In the nearly 30 years I have been with the magazine, I have seen a quantum leap in the attitude of our readership and the public towards the need to kill numbers of big fish to win and run successful tournaments.
I recall the long-gone days of the likes of the Coruba Shark contest where the fish were weighed and then trucked off to the dump. The way the old Furuno Snapper World Cup contests were structured encouraged anglers to take their then nine snapper bag limit with as many kahawai, kingfish, trevally and gurnard as you could catch within the regs thrown in.
One year the team of six I fished with regularly caught our limit of snapper every day, including a number of prizewinners. We weighed in over 600kg of fish for that event which was just under 10% of the total catch. We thought we were just the ducks nuts as we headed repeatedly to the stage collecting prize after prize but it’s not something today I am particularly proud to admit to – but that was what we were encouraged to do with the fish taken away by one of the big commercial fishing companies under their quota allocation, the proceeds going to Coastguard and other charities.
The latter contributions somehow were the means to justify the end result. Turn the clock forward 15 years and you started to see the first of the measure competitions emerging. The first I ever attended was one run out of sandspit by Malcolm Dawson, the then Pure Fishing’s NZ manager. It was a lures-only event (Pure Fishing were leading the soft-baiting/lure fishing charge back then) and it gained a bit of a cult following among the region’s angling ‘elite’. Today, the popular Lure Masters is run along the same lines. In the game-fishing tournament scene, tag and release had been around since the 1980’s, the result of an accord between recreational fishers, industry and Government that saw industry unable to catch and land billfish in our territorial waters, while recreational fishers were committed to tagging at least 50 percent of the marlin caught.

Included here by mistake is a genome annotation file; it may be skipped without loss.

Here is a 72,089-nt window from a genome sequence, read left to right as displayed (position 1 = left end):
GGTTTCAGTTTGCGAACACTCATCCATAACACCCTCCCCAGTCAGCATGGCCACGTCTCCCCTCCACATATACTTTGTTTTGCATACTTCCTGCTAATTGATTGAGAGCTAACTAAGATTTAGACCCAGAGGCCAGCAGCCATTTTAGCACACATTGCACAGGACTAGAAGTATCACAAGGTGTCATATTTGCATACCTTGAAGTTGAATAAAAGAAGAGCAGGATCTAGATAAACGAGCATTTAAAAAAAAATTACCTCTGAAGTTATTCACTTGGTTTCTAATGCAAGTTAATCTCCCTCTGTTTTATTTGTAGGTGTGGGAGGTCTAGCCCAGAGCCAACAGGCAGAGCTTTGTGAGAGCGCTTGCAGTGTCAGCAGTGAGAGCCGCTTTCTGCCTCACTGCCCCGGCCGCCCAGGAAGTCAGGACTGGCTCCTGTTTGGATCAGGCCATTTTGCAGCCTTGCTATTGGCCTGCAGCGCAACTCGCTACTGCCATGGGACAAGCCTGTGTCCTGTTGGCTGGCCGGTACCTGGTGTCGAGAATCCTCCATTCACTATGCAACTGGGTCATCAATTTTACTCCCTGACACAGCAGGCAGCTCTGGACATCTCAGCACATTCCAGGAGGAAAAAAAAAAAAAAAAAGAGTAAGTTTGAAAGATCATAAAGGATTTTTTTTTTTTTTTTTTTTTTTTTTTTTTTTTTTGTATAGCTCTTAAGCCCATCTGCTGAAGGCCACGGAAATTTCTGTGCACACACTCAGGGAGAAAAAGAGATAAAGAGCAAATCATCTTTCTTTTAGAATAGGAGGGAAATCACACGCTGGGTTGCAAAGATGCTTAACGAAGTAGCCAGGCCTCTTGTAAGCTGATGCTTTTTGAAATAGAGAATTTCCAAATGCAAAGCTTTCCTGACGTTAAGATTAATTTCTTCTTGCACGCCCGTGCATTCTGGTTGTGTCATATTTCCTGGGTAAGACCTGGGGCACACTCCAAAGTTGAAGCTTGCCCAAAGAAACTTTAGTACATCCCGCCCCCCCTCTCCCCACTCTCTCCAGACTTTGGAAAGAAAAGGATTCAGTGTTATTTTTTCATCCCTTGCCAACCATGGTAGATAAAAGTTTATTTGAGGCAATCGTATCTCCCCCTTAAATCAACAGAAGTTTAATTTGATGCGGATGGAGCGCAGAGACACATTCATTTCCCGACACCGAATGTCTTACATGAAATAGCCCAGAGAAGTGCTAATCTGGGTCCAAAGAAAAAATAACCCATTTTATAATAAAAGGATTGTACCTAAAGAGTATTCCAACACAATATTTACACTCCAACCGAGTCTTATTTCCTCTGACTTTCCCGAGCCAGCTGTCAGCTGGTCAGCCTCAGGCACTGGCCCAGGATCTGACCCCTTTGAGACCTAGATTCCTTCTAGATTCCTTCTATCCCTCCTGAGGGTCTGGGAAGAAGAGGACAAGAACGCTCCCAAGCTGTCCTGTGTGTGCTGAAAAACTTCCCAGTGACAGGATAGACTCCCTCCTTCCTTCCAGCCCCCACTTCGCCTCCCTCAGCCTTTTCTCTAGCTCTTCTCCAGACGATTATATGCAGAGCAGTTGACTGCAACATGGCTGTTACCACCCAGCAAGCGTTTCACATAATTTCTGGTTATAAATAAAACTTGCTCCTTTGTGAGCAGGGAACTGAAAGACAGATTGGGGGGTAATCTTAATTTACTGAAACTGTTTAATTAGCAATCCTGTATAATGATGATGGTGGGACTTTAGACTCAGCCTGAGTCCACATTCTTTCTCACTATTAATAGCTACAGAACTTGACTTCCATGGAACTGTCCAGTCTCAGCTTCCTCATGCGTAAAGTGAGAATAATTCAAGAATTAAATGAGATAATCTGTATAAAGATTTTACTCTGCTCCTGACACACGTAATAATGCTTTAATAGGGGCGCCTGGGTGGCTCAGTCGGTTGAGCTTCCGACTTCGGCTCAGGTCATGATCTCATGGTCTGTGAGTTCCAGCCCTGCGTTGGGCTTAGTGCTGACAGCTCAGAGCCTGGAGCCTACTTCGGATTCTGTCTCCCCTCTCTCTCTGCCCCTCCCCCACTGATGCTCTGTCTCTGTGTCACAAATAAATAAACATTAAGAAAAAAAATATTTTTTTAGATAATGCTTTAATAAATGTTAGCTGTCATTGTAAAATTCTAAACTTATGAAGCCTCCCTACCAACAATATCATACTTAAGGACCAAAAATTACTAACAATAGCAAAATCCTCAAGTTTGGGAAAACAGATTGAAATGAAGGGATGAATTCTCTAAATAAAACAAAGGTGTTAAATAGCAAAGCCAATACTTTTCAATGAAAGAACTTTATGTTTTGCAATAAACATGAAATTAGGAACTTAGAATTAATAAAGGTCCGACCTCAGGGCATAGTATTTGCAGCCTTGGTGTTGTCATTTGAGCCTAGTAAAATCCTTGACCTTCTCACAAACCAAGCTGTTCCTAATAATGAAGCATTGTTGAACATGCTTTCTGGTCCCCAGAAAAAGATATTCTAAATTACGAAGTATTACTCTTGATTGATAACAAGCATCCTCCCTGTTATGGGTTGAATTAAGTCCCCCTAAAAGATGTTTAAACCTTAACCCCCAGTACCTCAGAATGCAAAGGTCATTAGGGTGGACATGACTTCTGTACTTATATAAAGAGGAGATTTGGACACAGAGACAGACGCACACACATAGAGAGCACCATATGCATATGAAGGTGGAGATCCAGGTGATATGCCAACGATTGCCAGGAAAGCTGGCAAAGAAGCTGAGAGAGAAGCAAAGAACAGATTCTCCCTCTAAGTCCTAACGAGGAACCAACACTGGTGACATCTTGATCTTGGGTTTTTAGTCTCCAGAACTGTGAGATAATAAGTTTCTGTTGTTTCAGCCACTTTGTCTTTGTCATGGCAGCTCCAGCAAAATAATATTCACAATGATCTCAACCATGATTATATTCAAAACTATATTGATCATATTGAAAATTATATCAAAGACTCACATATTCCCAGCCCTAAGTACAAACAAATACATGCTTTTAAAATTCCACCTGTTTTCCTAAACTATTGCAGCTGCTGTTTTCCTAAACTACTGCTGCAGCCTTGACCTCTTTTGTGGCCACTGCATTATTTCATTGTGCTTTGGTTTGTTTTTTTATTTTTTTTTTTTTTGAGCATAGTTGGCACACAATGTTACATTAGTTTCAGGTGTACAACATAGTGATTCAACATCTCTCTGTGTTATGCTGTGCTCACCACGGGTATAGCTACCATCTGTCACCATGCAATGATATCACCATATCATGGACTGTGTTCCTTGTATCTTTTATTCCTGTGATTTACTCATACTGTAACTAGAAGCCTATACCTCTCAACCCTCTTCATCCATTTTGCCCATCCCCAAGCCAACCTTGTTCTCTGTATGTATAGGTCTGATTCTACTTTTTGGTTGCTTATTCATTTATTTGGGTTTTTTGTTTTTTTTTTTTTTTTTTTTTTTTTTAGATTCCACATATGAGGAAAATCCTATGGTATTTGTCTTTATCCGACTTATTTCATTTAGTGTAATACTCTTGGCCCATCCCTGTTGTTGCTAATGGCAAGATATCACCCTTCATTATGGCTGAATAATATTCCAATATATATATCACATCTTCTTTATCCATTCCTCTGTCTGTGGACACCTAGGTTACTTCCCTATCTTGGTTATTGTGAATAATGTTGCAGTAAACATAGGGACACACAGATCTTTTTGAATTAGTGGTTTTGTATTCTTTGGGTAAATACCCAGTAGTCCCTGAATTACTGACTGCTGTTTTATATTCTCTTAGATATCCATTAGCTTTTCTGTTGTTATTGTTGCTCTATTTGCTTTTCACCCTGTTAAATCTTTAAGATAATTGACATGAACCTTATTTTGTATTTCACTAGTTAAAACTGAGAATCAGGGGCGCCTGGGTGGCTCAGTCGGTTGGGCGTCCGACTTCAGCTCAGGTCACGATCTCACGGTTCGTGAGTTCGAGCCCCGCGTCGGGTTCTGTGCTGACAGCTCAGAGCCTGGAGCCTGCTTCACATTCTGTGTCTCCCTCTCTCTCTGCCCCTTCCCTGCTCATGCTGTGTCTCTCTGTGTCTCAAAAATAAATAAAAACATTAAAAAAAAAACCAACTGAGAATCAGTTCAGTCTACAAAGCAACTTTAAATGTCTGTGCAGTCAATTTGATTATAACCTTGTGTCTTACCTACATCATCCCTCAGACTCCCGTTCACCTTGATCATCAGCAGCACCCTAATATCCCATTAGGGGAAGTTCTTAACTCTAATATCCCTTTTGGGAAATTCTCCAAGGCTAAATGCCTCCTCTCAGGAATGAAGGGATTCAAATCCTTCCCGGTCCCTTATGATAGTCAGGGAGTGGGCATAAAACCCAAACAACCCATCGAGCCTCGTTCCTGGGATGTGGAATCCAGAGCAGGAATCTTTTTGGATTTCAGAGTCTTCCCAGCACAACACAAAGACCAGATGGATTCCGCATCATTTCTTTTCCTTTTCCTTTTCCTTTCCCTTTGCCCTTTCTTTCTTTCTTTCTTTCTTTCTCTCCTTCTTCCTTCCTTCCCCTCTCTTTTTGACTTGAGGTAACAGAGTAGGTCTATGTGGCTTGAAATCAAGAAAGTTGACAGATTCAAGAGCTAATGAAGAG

Some seven years ago, NZ Fishing Media managing director Grant Blair, founder of www. fishing.net.nz, started up an online, nationwide tournament where anglers measured their catch against an approved ‘brag mat’, took a photograph and then submitted the image. The contest, known today as the Export Fishing Competition, covers 10 species (including trout), with anglers competing against one another for prizes. And the good thing – not one fish need die while the anglers collect some magnificent prizes and trophies. Grant estimates the contest since its inception has had the potential to save many tonnes of fish. And it is not just the big fish that are eligible to earn rewards.
To encourage participation, anglers are encouraged to measure and photograph any one of the species to be in for the monthly drawn prizes. In fact, the ‘big one’ – a charter trip for two with one of the country’s top operators – is drawn from among all the fish entered in the tournament year – April 1-March 31. All of a sudden, organisations such as Placemakers, Hirepool, Extreme Boats, Variety, Auckland’s Outboard Boating Club, as well as privately hosted events such as the forthcoming Reel Legends Contest based out of Marsden Cove, are using the Export Fishing Competition’s tried and tested structure to run their own events, lessening the impact on the fishery while still hosting a competition enjoyed by all thanks to modern technology. This is aided by some great sponsorship by like-minded companies including DB, Gourmet Innovations, CRC, Rheem and Shimano that recognise the need to lessen the impact of fishing on local stocks, while still enjoying the sport alongside their friends and clients.
Measure events are the way of the future – it is all about making good choices. - Grant Dixon
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